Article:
Coronavirus. The term heard round world. Rapidly, the virus has begun to ravage communities and disrupt daily life for most. Tours, sporting events, schools, and businesses have all started to postpone, close, and cancel events and their doors. President Donald Trump on March 13th declared a National Emergency over the spread of Coronavirus. However, we have rapidly seen these effects trickle down on our own local community.
On March 11th, the state of Massachusetts declared a State of Emergency in light of the Coronavirus spread through its communities. With this, universities have begun to close their doors. UMass Lowell recently decided to move to online classrooms for the remainder of the semester.
But what does Coronavirus and these closures mean for our local music scene?
Massachusetts Governor Charlie Baker announced on March 16th that all restaurants and bars were to close their doors for a month. With this decision, Baker also banned gatherings over 25 people. Seeing as how most venues in the local scene double as bars and restaurants, they all closed their doors to the public.
The closures aren’t just impacting our local artists. It has also impacted our local music workers. Eoghan McCarthy, a local musician and live sound technician , has also experienced negative effects. McCarthy stated, “The people who make a living in live show production such as myself are not able to work at the moment, which is scary.”
The workers who help allow us enjoy our live show experiences are being negatively impacted just like the local artists, potentially more. Without venues being open to the public and events or shows taking place, they have no work. They no longer have a steady flow of income.
Furthermore, with the closure of venues and cancellations of events, our local bands and artists have taken a hit. Local bands Daisybones and oldsoul were on the last leg of their tour and saw the negative effects of Coronavirus. Three out of their last four shows of the tour were cancelled. They played their Brooklyn show as planned, however, they had several bands drop out due to health concerns. Their shows in New Jersey, Connecticut, and their local show at popular house venue The Glitter Box, were all cancelled.
Likewise, local artist Zachary Boudrot has experienced cancellations. Boudrot was booked for a show at The Worthen Attic on March 28th. This show has now been cancelled due to gatherings over 25 being banned and the closure of venues. Additionally, Boudrot planned for an album release show projected for the first week of April. Unfortunately, this show met the chopping block as well. However, despite the cancellation of the album release show, Boudrot’s Disaster will still drop March 20th.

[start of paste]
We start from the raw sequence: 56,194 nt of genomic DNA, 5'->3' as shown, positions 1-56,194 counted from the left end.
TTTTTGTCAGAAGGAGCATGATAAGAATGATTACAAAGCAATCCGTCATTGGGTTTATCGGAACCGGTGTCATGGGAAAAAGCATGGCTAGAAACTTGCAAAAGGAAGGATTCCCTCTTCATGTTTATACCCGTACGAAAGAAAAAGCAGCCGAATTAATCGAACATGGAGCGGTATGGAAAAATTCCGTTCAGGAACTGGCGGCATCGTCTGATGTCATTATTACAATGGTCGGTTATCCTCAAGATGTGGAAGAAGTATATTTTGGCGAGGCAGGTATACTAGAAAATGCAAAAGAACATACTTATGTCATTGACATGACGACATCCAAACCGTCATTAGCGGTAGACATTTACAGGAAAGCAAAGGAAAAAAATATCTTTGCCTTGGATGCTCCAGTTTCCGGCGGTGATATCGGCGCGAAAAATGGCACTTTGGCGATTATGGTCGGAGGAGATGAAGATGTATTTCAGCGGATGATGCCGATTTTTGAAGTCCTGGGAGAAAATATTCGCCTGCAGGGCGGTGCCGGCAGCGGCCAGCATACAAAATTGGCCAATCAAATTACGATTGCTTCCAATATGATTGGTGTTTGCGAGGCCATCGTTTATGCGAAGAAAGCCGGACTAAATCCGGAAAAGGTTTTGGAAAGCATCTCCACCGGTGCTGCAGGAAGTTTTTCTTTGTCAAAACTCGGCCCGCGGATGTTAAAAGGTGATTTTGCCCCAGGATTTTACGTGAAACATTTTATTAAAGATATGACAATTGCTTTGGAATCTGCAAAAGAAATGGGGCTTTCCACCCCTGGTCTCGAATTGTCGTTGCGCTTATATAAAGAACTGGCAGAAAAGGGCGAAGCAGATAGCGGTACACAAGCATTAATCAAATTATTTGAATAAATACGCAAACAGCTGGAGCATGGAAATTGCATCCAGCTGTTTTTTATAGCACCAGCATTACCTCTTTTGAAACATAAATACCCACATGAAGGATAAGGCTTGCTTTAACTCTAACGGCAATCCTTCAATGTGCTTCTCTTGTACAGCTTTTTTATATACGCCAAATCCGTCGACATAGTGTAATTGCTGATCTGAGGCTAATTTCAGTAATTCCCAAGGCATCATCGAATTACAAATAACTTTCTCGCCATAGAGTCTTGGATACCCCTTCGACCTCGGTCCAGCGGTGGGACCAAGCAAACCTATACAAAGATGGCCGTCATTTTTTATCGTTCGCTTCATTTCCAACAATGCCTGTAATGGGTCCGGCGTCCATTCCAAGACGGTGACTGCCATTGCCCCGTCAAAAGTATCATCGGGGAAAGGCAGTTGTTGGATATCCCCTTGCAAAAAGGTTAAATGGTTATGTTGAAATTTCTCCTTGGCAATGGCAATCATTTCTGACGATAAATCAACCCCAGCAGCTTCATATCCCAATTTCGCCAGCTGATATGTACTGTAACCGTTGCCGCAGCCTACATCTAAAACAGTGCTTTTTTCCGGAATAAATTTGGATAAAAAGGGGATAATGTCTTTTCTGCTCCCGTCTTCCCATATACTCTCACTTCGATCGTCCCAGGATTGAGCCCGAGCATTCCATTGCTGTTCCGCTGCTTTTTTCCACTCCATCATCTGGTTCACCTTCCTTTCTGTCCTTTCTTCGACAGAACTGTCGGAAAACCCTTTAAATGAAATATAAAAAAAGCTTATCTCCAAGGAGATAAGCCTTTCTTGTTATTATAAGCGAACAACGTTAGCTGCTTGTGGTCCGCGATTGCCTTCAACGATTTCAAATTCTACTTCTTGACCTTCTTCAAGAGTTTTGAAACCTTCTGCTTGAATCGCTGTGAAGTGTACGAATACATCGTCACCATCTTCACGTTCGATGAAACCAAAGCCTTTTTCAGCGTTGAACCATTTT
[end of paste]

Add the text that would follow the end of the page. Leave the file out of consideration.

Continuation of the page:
McCarthy adds, “Definitely this is going to hurt the scene big time. Any bands that make their money off of touring and selling their merchandise are screwed; being a musician is already difficult as is.” Due to the mass cancelation of events, artists will need to find new ways to earn lost revenue and to reach their audiences. Daisybones semi-jokingly stated, “we might try to start an OnlyFans but post exclusive pictures of rocks.” Now that’s an OnlyFans I can get behind. Likewise, Boudrot adds he is brainstorming ideas on how to reach his audience amidst the cancellations. He is in the talks of doing a live-streamed event as a supplement for this album release show.
However, all cancellations and measures taken by the state government are to air on the side of caution and to help prevent the spread of Coronavirus. Despite the fact that the local scene is taking a major hit from this, every artist just wants the best and safety for everyone.
“Once all this blows over though people might be eager to get back into it and might be more appreciative of what they lost for a few months,” said McCarthy. I know personally, I’m already eager to get back into the local scene and catch some of the shows that have been postponed. Hopefully others are as well.
If you’re interested in seeking to aid our local scene during all of this, check out the Boston Music Maker Relief Fund. Established by The Record Co. to provide financial relief for artists in the Boston area amidst the gig cancellations. Check out this ongoing, collaborative blog post about resources crafted by local creative, Kristen Higgins. Look into local bands’ and artists’ Bandcamps as well. Their music is up for purchase plus some merchandise. Stream them continuously on streaming sites. Anything helps.
Remember to limit your contact with other people, especially the elderly. Wash your hands every chance you get and if you have the opportunity, practice self quarantining. The containment of Coronavirus is more than just one person, it’s a global effort.